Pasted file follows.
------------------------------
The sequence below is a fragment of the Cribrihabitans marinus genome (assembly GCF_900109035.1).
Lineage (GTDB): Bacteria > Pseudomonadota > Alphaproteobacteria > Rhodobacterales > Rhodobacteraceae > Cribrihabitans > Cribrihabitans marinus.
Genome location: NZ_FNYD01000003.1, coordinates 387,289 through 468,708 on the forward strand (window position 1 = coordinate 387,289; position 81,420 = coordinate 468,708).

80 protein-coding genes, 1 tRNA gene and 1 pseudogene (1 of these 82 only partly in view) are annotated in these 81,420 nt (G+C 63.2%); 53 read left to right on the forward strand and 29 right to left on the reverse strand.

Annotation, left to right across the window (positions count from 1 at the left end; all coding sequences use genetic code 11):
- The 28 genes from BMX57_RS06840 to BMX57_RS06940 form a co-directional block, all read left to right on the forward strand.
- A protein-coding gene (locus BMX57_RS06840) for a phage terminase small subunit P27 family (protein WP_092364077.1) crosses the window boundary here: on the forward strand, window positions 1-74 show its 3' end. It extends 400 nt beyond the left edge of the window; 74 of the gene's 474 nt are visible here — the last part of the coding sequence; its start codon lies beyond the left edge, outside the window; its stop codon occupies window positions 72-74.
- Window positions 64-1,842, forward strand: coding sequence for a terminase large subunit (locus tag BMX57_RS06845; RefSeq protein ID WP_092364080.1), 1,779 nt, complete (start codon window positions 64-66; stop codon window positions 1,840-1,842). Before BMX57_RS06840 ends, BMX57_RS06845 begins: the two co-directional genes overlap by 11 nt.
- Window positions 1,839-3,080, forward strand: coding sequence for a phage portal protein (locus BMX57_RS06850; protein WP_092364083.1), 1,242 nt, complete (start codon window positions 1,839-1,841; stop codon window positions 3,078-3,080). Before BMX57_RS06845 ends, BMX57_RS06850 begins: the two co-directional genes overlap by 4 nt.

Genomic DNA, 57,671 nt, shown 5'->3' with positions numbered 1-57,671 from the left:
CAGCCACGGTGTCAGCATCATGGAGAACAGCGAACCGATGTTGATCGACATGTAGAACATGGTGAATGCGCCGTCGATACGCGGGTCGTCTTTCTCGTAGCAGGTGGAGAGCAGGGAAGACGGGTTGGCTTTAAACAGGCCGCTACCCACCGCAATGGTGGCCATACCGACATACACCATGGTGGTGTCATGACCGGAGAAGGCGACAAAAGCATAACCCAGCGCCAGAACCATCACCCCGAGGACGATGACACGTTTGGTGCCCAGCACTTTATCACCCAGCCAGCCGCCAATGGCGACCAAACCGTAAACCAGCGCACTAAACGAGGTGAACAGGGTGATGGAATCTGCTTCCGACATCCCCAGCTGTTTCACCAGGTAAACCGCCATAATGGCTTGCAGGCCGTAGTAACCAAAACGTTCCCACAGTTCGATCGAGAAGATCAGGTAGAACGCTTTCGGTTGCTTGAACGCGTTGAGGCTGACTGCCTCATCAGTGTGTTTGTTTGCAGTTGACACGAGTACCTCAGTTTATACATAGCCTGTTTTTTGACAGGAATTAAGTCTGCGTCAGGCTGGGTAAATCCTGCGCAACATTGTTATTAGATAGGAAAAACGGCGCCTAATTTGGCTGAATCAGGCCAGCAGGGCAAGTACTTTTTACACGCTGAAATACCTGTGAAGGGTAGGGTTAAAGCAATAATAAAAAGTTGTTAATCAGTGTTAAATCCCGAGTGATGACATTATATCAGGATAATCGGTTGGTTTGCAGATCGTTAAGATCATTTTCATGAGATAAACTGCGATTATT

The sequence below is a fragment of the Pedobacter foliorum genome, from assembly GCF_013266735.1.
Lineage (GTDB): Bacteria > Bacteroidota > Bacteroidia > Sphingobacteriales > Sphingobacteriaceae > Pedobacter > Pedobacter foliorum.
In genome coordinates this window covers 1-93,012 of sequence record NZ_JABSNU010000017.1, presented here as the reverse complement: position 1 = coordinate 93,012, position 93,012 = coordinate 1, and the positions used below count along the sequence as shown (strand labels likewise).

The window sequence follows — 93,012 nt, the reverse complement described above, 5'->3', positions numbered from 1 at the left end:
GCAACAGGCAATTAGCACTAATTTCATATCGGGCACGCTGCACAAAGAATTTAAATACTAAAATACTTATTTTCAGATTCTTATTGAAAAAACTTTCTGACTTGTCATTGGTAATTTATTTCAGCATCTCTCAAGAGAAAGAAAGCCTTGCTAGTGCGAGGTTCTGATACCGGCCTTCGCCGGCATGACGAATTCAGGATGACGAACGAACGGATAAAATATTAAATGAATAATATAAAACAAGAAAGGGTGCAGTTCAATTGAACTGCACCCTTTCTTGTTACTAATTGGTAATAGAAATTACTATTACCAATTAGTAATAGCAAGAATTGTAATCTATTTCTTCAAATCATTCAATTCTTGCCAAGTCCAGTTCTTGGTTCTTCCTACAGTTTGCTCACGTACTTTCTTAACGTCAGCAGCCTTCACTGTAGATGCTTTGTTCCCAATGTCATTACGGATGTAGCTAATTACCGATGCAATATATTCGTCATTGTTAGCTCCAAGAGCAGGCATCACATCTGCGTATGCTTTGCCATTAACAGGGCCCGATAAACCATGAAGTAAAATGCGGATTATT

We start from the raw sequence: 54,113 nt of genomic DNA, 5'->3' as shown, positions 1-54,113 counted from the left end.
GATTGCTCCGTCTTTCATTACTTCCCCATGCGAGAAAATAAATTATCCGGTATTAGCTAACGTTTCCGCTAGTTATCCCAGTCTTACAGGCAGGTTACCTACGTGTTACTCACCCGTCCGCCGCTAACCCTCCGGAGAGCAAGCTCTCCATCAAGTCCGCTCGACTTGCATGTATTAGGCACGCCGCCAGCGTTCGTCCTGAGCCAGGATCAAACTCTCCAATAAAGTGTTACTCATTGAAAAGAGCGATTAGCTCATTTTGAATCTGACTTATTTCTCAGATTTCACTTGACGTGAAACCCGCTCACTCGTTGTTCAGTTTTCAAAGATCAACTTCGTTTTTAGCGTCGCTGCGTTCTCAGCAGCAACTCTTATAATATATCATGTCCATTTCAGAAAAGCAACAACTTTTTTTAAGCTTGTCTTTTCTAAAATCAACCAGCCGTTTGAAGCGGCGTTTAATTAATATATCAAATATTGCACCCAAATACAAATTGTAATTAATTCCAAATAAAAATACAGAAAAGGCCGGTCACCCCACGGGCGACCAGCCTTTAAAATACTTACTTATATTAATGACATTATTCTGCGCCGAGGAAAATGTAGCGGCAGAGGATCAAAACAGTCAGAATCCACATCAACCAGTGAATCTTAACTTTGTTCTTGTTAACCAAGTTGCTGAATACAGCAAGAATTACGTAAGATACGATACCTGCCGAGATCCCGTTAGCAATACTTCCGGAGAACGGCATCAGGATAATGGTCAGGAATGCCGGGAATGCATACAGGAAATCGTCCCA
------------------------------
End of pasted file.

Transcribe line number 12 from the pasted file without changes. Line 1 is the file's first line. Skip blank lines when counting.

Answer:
The sequence below is a fragment of the Pedobacter foliorum genome, from assembly GCF_013266735.1.